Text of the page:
Tuesday, 9 July 2013

Using Probability Theory & Poisson Distribution to win money!


I’ve been gambling casually on football for the past 8 years or so, and not making a great job of it! I’ve had a few decent returns but I’m almost certainly quite a bit down over the total time I’ve been betting.

Most gamblers will be split into one of a few camps. I do it to make a Saturday afternoon watching Soccer Saturday that bit more interesting (who was it that said it mattered more if there’s money on it?!), there are those that hope to win big and there are those that claim to be able to provide all the answers. I’ve seen a lot of these on twitter who claim to have xx% win rates – doesn’t really help having 90% win rate when you’ve picked a 10 team accumulator does it?!

Football is always a game of randomness and it’s so hard to predict with any great accuracy. My current method of gambling is partly between betting with my knowledge, partly through looking at the odds and seeing the teams with lower odds you’d think are good to include in an accumulator (not a good way of doing it as bookies have full control over the odds) and partly through statistics – things like form/league position/goals scored etc.

Why I’ve never decided to look more in depth at the statistical side I don’t know. Given that it is the area I am involved in I should have looked sooner but never really crossed the two paths of performance analysis and gambling until the past year or so.

After a bit of information gathering on the internet I settled on using Poisson distribution to look at previous scores and primarily the home and away goals scored by each team. (Chris Anderson & David Sally touch on this in their new book The Numbers Game)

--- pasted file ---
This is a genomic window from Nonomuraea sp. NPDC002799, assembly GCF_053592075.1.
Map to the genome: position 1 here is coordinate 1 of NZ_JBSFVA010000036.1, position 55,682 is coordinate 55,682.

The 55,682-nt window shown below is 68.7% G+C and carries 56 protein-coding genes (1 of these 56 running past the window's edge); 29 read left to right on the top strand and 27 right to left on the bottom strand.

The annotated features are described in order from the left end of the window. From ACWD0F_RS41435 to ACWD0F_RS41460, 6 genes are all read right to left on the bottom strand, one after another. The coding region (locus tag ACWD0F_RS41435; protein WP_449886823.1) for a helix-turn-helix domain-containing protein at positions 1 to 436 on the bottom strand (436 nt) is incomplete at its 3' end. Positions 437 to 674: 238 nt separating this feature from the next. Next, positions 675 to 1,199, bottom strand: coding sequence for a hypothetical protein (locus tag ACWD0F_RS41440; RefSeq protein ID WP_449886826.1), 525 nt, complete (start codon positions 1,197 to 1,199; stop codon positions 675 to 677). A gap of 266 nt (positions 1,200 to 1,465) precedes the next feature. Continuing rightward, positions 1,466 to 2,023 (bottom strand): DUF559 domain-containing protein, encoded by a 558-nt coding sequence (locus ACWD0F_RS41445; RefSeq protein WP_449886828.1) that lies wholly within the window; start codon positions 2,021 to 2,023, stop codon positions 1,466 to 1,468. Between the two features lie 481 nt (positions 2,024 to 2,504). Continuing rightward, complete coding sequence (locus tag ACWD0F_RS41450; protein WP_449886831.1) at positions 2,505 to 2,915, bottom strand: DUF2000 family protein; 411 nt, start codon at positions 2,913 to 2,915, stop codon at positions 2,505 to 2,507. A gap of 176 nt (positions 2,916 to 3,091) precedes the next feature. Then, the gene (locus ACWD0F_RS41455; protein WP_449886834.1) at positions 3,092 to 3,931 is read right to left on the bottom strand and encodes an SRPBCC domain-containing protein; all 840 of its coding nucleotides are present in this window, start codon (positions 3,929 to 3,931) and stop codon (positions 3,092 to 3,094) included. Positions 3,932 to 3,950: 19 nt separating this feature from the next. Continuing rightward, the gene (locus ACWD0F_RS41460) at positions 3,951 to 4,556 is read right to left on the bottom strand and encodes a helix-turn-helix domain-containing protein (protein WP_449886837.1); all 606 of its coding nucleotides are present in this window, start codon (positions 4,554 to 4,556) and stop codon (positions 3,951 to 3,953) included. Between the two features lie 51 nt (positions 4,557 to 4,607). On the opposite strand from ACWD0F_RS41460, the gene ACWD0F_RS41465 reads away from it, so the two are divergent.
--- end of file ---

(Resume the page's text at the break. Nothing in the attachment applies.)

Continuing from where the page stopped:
So using the data from Football Data I have built a statistical model based on working a few things out and giving me the probabilities on a few things across the top leagues in Europe. The models cover 22 different divisions.

  • England (Premier League, Championship, League One, League Two & Conference)
  • Scotland (Premier League, Division 1, Division 2 & Division 3)
  • France (Ligue 1 & Ligue 2)
  • Germany (Bundesliga & Bundesliga 2)
  • Spain (Primera Liga & Segunda Division)
  • Italy (Serie A & Serie B)
  • Holland (Eredivisie)
  • Belgium (Jupiler Liga)
  • Portugal (Primiera Liga)
  • Turkey (Super Liga)
  • Greece (Super League)


From all of these divisions the model takes into account the home goals scored and conceded and away goals scored and conceded (depending on where each team is playing) and using Poisson distribution and probability theory I can find probabilities of each of the following.

  • Home Win
  • Draw
  • Away Win


  • Home Win or Draw (Double chance results)
  • Away Win or Draw (Double chance results)


  • Predicted Score


  • Both Teams to Score
  • Both Teams NOT to Score


  • Expected Goals Under/Over
  • 0.5
  • 1.5
  • 2.5
  • 3.5
  • 4.5